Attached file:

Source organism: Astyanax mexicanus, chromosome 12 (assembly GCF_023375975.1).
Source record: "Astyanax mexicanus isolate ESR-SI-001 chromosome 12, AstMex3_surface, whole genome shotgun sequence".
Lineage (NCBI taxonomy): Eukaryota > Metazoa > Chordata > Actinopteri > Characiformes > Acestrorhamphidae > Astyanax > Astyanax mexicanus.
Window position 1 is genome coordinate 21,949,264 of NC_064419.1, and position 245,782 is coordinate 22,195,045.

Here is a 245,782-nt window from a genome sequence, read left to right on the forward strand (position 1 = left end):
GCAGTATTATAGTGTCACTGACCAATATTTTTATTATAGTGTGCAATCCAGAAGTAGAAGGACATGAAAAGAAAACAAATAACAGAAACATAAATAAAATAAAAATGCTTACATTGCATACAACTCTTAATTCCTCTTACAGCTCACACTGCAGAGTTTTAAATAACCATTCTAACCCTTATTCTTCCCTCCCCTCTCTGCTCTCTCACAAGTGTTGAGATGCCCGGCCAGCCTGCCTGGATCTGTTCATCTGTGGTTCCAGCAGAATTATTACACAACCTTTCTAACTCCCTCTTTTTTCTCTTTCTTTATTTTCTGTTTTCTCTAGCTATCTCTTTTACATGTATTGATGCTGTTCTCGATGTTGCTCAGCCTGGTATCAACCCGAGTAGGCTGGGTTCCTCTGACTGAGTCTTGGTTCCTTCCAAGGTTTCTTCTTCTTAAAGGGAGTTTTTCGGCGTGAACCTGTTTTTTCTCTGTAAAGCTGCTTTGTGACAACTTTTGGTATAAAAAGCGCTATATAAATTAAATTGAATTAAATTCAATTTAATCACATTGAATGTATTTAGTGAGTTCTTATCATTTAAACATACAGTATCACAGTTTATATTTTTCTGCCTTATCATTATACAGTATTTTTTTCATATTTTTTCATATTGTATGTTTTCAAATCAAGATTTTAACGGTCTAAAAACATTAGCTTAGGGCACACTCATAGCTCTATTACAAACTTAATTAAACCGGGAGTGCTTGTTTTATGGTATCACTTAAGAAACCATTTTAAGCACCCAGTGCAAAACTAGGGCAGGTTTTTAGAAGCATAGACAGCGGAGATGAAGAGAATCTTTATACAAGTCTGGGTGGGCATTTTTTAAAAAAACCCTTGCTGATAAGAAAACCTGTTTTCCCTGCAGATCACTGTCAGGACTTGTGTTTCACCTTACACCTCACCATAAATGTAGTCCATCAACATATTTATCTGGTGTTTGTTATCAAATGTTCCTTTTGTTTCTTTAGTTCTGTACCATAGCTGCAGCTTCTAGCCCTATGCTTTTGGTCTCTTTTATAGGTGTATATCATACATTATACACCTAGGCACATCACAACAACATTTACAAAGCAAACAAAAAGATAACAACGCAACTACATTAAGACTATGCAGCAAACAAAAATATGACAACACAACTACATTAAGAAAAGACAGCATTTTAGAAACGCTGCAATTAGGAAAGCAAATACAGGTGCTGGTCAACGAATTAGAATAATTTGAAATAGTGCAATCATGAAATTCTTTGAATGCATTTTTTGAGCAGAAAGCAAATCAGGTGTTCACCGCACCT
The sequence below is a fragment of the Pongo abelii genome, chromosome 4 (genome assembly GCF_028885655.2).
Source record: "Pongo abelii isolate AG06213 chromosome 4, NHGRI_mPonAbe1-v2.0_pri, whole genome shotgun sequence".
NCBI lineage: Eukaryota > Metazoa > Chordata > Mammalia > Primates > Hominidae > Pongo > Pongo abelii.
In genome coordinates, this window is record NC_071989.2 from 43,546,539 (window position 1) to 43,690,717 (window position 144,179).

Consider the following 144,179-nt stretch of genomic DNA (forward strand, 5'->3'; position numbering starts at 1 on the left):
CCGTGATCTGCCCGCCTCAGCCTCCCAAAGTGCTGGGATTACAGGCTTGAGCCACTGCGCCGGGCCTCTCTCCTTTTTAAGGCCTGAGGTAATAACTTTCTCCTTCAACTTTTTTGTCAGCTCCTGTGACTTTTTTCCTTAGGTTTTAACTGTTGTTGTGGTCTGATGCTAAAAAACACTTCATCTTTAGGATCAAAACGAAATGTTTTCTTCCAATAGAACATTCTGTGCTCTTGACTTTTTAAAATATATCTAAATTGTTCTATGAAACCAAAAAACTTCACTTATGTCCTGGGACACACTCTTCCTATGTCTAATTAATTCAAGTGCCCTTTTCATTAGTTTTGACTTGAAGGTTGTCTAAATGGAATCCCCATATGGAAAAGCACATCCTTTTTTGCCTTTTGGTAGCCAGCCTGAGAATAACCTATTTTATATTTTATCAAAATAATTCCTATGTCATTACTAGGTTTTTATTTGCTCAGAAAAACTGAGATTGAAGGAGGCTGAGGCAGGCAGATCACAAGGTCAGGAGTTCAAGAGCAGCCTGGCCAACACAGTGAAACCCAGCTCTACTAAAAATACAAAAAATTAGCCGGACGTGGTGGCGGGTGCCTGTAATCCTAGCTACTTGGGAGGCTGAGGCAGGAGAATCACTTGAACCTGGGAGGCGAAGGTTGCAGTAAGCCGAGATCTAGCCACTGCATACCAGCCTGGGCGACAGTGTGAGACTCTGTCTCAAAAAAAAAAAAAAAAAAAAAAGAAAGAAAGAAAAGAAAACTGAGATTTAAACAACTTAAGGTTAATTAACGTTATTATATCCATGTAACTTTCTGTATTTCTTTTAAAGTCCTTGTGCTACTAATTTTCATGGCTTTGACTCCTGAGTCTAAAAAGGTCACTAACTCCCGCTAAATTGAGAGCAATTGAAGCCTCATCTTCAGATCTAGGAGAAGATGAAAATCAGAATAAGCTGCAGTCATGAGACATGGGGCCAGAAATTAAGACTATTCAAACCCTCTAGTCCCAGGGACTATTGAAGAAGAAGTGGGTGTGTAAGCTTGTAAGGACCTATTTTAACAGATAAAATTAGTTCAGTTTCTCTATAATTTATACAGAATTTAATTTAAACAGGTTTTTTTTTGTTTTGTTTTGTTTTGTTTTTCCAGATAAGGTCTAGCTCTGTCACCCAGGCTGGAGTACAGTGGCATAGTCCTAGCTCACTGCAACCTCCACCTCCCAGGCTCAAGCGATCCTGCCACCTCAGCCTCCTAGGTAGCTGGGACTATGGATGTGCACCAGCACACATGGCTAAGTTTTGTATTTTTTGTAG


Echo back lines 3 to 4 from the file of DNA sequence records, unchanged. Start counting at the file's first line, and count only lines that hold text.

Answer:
Lineage (NCBI taxonomy): Eukaryota > Metazoa > Chordata > Actinopteri > Characiformes > Acestrorhamphidae > Astyanax > Astyanax mexicanus.
Window position 1 is genome coordinate 21,949,264 of NC_064419.1, and position 245,782 is coordinate 22,195,045.